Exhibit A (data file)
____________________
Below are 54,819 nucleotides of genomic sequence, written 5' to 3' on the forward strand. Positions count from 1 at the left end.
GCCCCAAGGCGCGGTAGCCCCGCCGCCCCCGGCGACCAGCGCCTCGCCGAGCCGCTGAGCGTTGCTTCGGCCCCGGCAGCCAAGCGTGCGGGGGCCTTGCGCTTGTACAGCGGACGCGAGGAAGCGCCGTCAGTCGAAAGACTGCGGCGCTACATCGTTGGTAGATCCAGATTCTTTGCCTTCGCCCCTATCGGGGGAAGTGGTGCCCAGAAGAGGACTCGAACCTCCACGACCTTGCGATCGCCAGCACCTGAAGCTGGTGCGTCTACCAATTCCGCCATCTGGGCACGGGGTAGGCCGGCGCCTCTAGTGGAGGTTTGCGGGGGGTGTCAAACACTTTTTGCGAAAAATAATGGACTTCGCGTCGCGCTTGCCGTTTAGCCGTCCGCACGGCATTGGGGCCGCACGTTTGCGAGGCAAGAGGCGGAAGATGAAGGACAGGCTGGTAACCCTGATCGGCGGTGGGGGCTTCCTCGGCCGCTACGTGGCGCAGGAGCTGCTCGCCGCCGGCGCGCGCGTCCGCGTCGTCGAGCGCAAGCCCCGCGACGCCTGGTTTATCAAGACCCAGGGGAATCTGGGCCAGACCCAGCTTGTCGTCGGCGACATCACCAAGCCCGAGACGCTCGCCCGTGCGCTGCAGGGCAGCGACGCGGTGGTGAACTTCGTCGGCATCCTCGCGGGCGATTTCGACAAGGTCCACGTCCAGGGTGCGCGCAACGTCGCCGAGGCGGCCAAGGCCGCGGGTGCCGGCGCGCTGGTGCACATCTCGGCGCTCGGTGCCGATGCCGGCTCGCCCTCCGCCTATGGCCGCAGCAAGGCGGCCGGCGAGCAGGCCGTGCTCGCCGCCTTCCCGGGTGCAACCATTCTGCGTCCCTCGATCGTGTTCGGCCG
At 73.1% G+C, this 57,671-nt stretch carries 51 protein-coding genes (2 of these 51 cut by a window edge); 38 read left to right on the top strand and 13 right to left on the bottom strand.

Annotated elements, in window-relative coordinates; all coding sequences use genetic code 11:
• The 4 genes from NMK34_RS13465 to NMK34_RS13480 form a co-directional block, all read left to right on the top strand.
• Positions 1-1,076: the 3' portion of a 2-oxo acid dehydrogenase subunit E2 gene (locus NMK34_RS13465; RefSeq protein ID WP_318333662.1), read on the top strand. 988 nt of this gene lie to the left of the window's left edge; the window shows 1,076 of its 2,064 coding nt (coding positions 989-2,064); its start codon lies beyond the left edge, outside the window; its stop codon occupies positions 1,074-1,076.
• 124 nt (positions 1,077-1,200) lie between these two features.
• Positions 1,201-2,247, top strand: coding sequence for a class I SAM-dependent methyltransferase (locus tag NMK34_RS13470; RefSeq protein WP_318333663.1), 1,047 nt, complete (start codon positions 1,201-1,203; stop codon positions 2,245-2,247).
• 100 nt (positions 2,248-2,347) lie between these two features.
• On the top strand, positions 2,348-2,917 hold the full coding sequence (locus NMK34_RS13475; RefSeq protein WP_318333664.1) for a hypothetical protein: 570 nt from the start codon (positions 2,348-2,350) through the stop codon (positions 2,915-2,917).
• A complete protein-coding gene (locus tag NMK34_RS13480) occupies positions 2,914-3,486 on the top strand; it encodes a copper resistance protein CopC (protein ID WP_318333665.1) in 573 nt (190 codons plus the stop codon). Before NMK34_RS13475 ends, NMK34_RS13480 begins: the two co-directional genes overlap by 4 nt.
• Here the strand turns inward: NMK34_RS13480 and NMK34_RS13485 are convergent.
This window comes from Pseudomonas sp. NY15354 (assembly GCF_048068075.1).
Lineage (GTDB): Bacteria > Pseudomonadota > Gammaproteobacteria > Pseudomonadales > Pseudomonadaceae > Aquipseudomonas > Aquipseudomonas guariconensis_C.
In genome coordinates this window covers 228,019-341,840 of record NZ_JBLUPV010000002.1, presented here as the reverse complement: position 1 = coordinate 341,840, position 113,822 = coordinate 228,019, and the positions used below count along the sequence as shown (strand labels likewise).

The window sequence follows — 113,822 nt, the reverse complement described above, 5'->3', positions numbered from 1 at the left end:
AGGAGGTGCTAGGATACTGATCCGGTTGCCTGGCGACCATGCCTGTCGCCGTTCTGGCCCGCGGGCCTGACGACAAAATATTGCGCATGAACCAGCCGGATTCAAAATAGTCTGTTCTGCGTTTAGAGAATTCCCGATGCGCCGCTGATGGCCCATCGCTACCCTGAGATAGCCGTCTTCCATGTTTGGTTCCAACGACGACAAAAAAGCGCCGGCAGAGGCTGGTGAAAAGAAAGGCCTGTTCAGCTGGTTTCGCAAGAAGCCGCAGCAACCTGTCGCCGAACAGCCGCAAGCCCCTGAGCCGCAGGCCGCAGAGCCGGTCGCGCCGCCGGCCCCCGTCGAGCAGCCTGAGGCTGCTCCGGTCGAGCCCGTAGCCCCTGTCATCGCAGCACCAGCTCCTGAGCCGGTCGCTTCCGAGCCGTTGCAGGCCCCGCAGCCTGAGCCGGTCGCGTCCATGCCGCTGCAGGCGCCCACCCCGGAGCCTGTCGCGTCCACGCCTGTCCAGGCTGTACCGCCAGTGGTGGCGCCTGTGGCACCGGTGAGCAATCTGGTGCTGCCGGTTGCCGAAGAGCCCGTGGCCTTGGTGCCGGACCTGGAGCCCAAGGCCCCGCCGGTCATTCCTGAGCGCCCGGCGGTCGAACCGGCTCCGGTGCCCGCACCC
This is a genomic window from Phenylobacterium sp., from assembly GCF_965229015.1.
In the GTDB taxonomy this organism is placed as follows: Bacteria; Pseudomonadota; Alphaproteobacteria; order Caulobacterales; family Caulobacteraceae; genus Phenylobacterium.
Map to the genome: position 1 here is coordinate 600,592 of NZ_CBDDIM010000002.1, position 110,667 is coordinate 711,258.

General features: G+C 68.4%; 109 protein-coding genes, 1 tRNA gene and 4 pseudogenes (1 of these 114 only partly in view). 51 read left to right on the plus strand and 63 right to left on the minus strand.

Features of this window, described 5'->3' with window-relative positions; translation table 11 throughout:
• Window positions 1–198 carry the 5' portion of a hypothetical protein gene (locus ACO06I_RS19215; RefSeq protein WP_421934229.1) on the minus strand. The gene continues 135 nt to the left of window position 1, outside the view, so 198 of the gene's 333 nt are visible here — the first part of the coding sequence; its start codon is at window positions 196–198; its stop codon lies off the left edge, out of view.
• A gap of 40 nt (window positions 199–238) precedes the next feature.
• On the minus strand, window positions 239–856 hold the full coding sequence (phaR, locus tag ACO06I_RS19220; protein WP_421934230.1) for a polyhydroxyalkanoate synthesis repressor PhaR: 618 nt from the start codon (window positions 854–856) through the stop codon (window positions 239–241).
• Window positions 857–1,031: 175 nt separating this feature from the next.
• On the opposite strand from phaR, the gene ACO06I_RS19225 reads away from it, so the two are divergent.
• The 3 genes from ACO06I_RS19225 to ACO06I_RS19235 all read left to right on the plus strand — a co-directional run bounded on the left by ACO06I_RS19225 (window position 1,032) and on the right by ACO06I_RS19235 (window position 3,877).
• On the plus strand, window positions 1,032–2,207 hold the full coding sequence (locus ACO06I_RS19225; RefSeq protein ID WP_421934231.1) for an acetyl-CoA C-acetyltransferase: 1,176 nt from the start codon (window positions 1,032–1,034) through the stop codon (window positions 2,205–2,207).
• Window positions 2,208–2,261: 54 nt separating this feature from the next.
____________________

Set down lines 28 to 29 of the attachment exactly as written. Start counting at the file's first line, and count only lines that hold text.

• The 3 genes from ACO06I_RS19225 to ACO06I_RS19235 all read left to right on the plus strand — a co-directional run bounded on the left by ACO06I_RS19225 (window position 1,032) and on the right by ACO06I_RS19235 (window position 3,877).
• On the plus strand, window positions 1,032–2,207 hold the full coding sequence (locus ACO06I_RS19225; RefSeq protein ID WP_421934231.1) for an acetyl-CoA C-acetyltransferase: 1,176 nt from the start codon (window positions 1,032–1,034) through the stop codon (window positions 2,205–2,207).